Energy walks back $4 gas prediction

Gasoline prices likely won’t reach a national average of $4 per gallon during the summer driving season, the federal Energy Information Administration (EIA) said Tuesday, walking back earlier predictions.

That’s welcome news for consumers, who have grown increasingly worried about the effect of high gasoline prices on their pocketbooks.

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EIA, the Energy Department’s independent statistical arm, predicted Tuesday in its short-term energy outlook that gasoline prices will average $3.79 per gallon during the April-to-September summer driving season.

The estimate is 16 cents lower than the average price EIA predicted in April. EIA said at the time that prices at the pump would average $3.95 per gallon during the summer, peaking in May at $4.01 per gallon.

In its short-term energy outlook Tuesday, EIA said it lowered its prediction because of "falling global crude oil prices over the past month."

Gasoline prices began dropping last month after reaching a national average of $3.94 per gallon on April 6, the highest point this year. Prices have continued to fall, decreasing to a national average of $3.76 per gallon Tuesday, according to AAA.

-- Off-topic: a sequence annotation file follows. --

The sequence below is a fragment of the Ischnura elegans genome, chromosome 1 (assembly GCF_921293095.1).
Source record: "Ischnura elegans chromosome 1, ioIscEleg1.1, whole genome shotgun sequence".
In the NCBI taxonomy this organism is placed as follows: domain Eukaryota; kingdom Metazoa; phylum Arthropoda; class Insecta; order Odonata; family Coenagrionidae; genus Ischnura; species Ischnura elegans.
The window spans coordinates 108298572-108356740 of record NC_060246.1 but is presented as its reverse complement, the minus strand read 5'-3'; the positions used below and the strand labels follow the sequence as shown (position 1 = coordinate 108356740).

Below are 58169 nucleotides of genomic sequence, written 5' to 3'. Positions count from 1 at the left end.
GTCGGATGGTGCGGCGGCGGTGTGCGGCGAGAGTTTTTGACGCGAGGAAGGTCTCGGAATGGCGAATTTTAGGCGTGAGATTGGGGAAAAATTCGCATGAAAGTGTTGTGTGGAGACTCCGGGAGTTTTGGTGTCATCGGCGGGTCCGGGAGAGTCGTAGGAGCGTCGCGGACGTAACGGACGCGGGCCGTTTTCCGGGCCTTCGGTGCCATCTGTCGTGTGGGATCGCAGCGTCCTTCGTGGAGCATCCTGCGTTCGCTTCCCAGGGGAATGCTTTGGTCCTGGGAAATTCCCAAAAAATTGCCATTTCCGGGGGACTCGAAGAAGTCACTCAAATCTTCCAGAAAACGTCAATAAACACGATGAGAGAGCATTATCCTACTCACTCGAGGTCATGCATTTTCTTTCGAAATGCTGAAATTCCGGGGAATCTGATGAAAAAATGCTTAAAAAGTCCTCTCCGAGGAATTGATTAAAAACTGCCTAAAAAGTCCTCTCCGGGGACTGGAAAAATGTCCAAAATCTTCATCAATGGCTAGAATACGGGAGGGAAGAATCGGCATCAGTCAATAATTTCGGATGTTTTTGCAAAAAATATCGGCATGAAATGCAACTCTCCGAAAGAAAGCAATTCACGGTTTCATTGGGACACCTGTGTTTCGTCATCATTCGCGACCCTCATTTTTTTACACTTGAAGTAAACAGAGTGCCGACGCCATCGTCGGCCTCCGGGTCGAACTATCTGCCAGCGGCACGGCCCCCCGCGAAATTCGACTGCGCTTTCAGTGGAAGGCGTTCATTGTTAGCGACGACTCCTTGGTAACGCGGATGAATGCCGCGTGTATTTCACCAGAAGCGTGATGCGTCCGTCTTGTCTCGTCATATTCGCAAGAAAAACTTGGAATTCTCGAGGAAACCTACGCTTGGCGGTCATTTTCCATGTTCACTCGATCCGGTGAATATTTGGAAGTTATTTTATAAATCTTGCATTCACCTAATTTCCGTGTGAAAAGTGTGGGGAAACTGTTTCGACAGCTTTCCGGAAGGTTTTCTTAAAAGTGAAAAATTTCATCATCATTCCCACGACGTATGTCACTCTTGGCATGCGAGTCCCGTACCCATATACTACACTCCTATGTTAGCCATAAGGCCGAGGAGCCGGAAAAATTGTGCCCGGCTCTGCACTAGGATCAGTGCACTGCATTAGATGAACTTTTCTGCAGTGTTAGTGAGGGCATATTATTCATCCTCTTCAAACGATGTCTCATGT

Energy analysts told The Hill in April that gasoline prices had likely reached their peak.

The news could deflate GOP attacks on President Obama over high gasoline prices.

The GOP, hoping to inflict political damage on Obama going into the election, spent months trying put the blame for high gasoline prices squarely on the president’s shoulders. Republican lawmakers blasted Obama’s energy policies, arguing he has not done enough to expand domestic oil-and-gas production.

The White House, keenly aware of polls that show high prices could take a political toll on the president, worked to undercut the GOP attacks.

The president gave a slew of energy speeches earlier this year in which he stressed that there are no quick fixes to gasoline prices, while stressing his administration’s efforts to expand drilling.

Energy experts say federal policymakers have little control over high gasoline prices because they are tethered to oil prices, which are set on world markets. Even a dramatic expansion of domestic oil-and-gas leasing would have little effect on prices, they say.

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